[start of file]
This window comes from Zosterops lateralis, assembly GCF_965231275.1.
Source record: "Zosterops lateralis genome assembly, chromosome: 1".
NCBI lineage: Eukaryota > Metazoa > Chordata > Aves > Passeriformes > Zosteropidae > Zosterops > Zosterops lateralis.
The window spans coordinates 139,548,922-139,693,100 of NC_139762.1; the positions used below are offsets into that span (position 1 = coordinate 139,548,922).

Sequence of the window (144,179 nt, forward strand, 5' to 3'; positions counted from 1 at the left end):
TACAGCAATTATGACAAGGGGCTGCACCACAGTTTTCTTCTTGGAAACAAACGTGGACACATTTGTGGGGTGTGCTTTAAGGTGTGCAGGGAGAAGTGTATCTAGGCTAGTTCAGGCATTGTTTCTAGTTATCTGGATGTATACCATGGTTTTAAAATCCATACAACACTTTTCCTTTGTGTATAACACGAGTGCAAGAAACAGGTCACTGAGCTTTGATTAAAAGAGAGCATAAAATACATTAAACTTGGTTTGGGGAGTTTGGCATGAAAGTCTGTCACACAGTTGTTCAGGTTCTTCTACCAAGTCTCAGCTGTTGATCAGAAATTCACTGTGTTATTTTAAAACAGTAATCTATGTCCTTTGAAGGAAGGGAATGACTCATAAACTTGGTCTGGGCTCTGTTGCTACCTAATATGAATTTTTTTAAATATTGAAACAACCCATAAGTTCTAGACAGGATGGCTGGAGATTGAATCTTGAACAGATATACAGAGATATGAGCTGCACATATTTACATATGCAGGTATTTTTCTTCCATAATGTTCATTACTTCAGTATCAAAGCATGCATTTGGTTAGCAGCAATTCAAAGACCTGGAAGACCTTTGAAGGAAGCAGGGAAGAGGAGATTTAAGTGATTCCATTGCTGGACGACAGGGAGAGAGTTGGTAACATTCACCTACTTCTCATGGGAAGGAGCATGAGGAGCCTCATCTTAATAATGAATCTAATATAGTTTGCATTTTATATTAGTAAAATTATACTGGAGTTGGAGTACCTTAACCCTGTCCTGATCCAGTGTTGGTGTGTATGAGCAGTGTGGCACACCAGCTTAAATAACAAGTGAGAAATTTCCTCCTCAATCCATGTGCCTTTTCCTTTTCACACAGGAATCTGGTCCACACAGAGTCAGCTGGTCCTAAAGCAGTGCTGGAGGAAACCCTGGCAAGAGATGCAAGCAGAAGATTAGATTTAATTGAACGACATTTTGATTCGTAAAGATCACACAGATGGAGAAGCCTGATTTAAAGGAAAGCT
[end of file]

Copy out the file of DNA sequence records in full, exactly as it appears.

This window comes from Zosterops lateralis, assembly GCF_965231275.1.
Source record: "Zosterops lateralis genome assembly, chromosome: 1".
NCBI lineage: Eukaryota > Metazoa > Chordata > Aves > Passeriformes > Zosteropidae > Zosterops > Zosterops lateralis.
The window spans coordinates 139,548,922-139,693,100 of NC_139762.1; the positions used below are offsets into that span (position 1 = coordinate 139,548,922).

Sequence of the window (144,179 nt, forward strand, 5' to 3'; positions counted from 1 at the left end):
TACAGCAATTATGACAAGGGGCTGCACCACAGTTTTCTTCTTGGAAACAAACGTGGACACATTTGTGGGGTGTGCTTTAAGGTGTGCAGGGAGAAGTGTATCTAGGCTAGTTCAGGCATTGTTTCTAGTTATCTGGATGTATACCATGGTTTTAAAATCCATACAACACTTTTCCTTTGTGTATAACACGAGTGCAAGAAACAGGTCACTGAGCTTTGATTAAAAGAGAGCATAAAATACATTAAACTTGGTTTGGGGAGTTTGGCATGAAAGTCTGTCACACAGTTGTTCAGGTTCTTCTACCAAGTCTCAGCTGTTGATCAGAAATTCACTGTGTTATTTTAAAACAGTAATCTATGTCCTTTGAAGGAAGGGAATGACTCATAAACTTGGTCTGGGCTCTGTTGCTACCTAATATGAATTTTTTTAAATATTGAAACAACCCATAAGTTCTAGACAGGATGGCTGGAGATTGAATCTTGAACAGATATACAGAGATATGAGCTGCACATATTTACATATGCAGGTATTTTTCTTCCATAATGTTCATTACTTCAGTATCAAAGCATGCATTTGGTTAGCAGCAATTCAAAGACCTGGAAGACCTTTGAAGGAAGCAGGGAAGAGGAGATTTAAGTGATTCCATTGCTGGACGACAGGGAGAGAGTTGGTAACATTCACCTACTTCTCATGGGAAGGAGCATGAGGAGCCTCATCTTAATAATGAATCTAATATAGTTTGCATTTTATATTAGTAAAATTATACTGGAGTTGGAGTACCTTAACCCTGTCCTGATCCAGTGTTGGTGTGTATGAGCAGTGTGGCACACCAGCTTAAATAACAAGTGAGAAATTTCCTCCTCAATCCATGTGCCTTTTCCTTTTCACACAGGAATCTGGTCCACACAGAGTCAGCTGGTCCTAAAGCAGTGCTGGAGGAAACCCTGGCAAGAGATGCAAGCAGAAGATTAGATTTAATTGAACGACATTTTGATTCGTAAAGATCACACAGATGGAGAAGCCTGATTTAAAGGAAAGCT